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  8. When I was 17 I got a job at a mom and pop store that rented videos. I had to write out the customers' information -- name, address, phone number and credit card -- on an index card and file it away in a plastic index card holder. That was our "system" that kept our regulars on file so each time they came in I could just pull their card to see if they had returned their previous rental, to check to see if they had any outstanding fees due, etc. We charged 2.99 per movie and it was due back the next day before the store closed. If you put it in the night drop and we "checked it in" in the morning, then it was LATE! and you would then owe another 2.99 and I'd write that on "your card" LOL . About 6 months before I quit they updated their "system" to a computer. We had to barcode all the movies and input all the customers into our new system. It was cool working there because at the end of the night shift I could take any movie home that hadn't been rented -- for free! Just as long as I returned it by opening the next day. I remember we closed at 7pm and my mom and a friends would call at about 6:55 each night I worked to ask what movies were still on the shelves. I only was paid about .50 over minimum wage, but the free movie rental perk was pretty cool. I worked there for about 2 years. A Blockbuster opened up in our town soon after I quit and a year later the small video store was gone :(

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  9. I remember those lazy/hungover Saturday afternoons where we would just get a bunch of videos for a Saturday night Sunday afternoon marathon.....we have had no blockbuster here for about 7 years or so

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  10. If we wait long enough, I think we'll see this happen: A computer-based industry will have an IPO, sell all its stock, then go out of business--ALL IN ONE DAY!!

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  11. I refuse to feel old, too, although it is a teensy bit unsettling to be able to remember things that happened sixty years ago. That SOUNDS like a long time, but it isn't. It absolutely isn't, dammit.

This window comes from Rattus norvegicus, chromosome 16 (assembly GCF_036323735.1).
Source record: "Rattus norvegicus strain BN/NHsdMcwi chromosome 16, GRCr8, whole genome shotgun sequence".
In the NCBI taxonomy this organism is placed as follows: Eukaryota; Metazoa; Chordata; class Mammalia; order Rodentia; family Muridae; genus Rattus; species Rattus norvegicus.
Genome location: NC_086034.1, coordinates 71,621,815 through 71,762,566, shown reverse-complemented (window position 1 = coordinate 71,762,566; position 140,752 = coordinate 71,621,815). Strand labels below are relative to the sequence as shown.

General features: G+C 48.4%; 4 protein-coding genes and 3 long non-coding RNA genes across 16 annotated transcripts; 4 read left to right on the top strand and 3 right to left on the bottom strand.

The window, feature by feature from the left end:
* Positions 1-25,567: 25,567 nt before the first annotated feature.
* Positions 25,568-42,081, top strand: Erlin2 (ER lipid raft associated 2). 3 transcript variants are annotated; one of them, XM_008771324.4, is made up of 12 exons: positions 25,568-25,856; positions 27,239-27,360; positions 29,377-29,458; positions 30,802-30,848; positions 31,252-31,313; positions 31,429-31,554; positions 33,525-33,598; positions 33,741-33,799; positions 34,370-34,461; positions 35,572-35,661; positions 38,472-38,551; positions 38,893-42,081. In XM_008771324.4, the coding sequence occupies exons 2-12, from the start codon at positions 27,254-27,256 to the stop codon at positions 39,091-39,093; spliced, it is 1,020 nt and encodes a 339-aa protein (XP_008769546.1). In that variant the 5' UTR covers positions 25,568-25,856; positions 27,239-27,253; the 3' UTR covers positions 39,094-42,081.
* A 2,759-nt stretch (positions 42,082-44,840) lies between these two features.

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  12. You guys are all a bunch of rosy cheeked kids........
    I remember when the RADIO was the only entertainment game in town. Sigh. Those were good times.

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  13. Before long none of us will have PCs. It will all be done on the TV. When I tell my son about the old days when TVs had no color and microwaves didn't yet exist I really feel old. Good post as always.

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  14. I'm glad you feel old. Why should I be the only one who feels old?

    Hrrrmmmpppfff!

    When we got ready for our move from South Carolina to Florida, we ditched a lot of stuff. My youngest son looked in one of the boxes destined for Goodwill and pulled something out: "Hey, Mom, what the heck is this??? Is this like a big black CD?"

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  15. I was feeling young until reading this. Now I know better. I'm going to listen to some oldies music... on my 8-Track.

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  16. Wait. Does that mean Betamax is dead?

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  17. I got a new black car (okay, a mommy van) a couple years ago. I swore that I would keep it clean, but faltered here and there until I began taking it to Ernie's, a hand wash business. And then, one day it was convenient to take it to one of the several Car Pools and that was the end of my trips to Ernie, who I took pride in supporting. Car Pool has a cheaper option and whatever wax finish they put on it, keeps the car shiny and clean for a few weeks.

    Anyway, I watched one Blockbuster after another close throughout the years. It was just a matter of time.

    An entertaining and thought provoking post.

    Take care of that hip! Got any magic salves or pills you can tell us about?

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  18. Isn't it weird what can make you feel old? I was sad when our Blockbuster closed. I love the convenience and economy of Netflix and Redbox, but Blockbuster was a huge part of my childhood and teenage years, and it was nice to be able to ask the people working there for recommendations.

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  19. Ir's difficult keeping up with technology in today's ever changing world. We are all getting older so stop feeling so lonely